In FIG. 1, the memory array is arranged in rows and columns of memory cells. Each row of memory cells has a word line (WL) and a bit line (BL). The word line is also sometimes referred to as a row line. Individual rows in the memory array are selected by using row decoders and an address. By using a unique address, a particular row decoder selects a particular row of memory cells in the array to read or write, or perform some other desired operation.
A row decoder is coupled to a word line of the array through a pass gate 120. In this specific embodiment, pass gate 120 is implemented using an NMOS transistor. Pass gates may also be formed using other devices and techniques. For example, a pass gate may be implemented using a CMOS transmission gate with a PMOS and NMOS transistor coupled in parallel. In the figure, an inverter 125 is used to represent the output driving buffer of a row decoder. This is a pass gate 120 for each word line in the array. For example, an array of memory cells may have 128 word lines. Then, there will be 128 pass gates 120.
Each word line is also coupled to a high voltage (HV) coupler circuit 130. The high voltage coupler circuit is used to couple a high voltage VPP to the word line. The HV coupler circuit be used to generate the high voltage to be coupled to the word line. Or, the high voltage may generated elsewhere on the integrated circuit, such as by a high voltage generator circuit; the HV coupler circuit may use and pass the high voltage from the high voltage generator.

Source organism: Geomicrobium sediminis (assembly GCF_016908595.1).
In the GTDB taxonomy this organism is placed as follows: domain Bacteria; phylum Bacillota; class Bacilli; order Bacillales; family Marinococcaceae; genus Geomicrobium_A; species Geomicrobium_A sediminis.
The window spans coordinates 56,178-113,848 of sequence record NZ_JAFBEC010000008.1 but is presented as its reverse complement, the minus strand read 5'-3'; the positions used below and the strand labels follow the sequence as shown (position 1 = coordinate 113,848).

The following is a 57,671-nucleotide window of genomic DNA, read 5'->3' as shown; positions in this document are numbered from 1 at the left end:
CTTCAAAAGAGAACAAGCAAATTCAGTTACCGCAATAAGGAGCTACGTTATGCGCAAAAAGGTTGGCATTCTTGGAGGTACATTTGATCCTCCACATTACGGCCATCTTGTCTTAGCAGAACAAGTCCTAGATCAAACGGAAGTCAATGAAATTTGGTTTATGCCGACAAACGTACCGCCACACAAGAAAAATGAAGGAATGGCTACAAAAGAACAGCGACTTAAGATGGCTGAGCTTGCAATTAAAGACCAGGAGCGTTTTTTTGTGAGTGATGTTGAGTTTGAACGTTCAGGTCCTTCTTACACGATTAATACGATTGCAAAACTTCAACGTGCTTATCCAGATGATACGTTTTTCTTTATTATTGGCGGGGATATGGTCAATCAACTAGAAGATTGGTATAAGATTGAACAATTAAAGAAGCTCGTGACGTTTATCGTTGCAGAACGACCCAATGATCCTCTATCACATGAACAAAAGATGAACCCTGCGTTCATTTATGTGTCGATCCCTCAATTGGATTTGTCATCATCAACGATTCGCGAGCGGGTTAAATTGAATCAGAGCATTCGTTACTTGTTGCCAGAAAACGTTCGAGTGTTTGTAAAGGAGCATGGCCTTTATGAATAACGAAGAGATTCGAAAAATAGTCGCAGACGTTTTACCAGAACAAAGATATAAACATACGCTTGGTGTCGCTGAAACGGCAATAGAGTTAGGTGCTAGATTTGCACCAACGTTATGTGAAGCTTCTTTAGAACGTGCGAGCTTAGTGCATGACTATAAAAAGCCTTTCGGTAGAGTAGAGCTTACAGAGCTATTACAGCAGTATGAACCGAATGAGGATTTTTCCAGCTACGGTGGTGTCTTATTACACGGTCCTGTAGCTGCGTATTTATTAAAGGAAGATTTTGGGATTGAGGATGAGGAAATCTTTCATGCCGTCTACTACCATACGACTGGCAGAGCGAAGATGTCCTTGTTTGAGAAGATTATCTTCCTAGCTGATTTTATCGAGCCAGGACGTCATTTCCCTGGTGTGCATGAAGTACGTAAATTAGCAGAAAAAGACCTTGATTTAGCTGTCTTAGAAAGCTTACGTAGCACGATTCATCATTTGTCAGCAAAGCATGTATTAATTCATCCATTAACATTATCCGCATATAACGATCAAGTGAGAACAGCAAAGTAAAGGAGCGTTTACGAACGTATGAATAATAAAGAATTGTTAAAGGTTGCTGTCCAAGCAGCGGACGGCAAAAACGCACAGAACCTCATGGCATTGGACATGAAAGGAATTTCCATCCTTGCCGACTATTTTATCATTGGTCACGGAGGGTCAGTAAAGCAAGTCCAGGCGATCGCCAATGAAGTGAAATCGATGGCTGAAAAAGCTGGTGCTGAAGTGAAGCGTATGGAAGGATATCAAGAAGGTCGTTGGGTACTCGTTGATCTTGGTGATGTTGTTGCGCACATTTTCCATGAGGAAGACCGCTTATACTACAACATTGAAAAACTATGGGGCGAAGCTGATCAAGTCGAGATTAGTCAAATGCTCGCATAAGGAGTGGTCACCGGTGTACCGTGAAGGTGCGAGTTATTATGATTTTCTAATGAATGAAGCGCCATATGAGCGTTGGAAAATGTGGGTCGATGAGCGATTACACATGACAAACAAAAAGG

The level of VPP may be above a level of a power supply VCC to the integrated circuit. For example if VCC is 5 volts, VPP may be 7 volts or above.
High voltages are coupled on the word line in order to perform operations such as writing the memory cells. For example, writing the memory cells may involve reprogramming a floating gate device, and high voltages on the word line are used to effect the Fowler-Nordheim or source-side (hot electron) injection mechanisms.
Memory cells are selectively operated on depending on whether a high voltage is placed on a selected word line. In particular, the row decoder selects whether the HV coupler circuit 130 places a high voltage on a particular word line. The control mechanism to select whether to place a VPP on a particular word line is threshold sensitive. Specifically, if the word line connected to the HV coupler circuit is at or above a selected VT(HV) voltage, then the HV coupler circuit place VPP on the word line.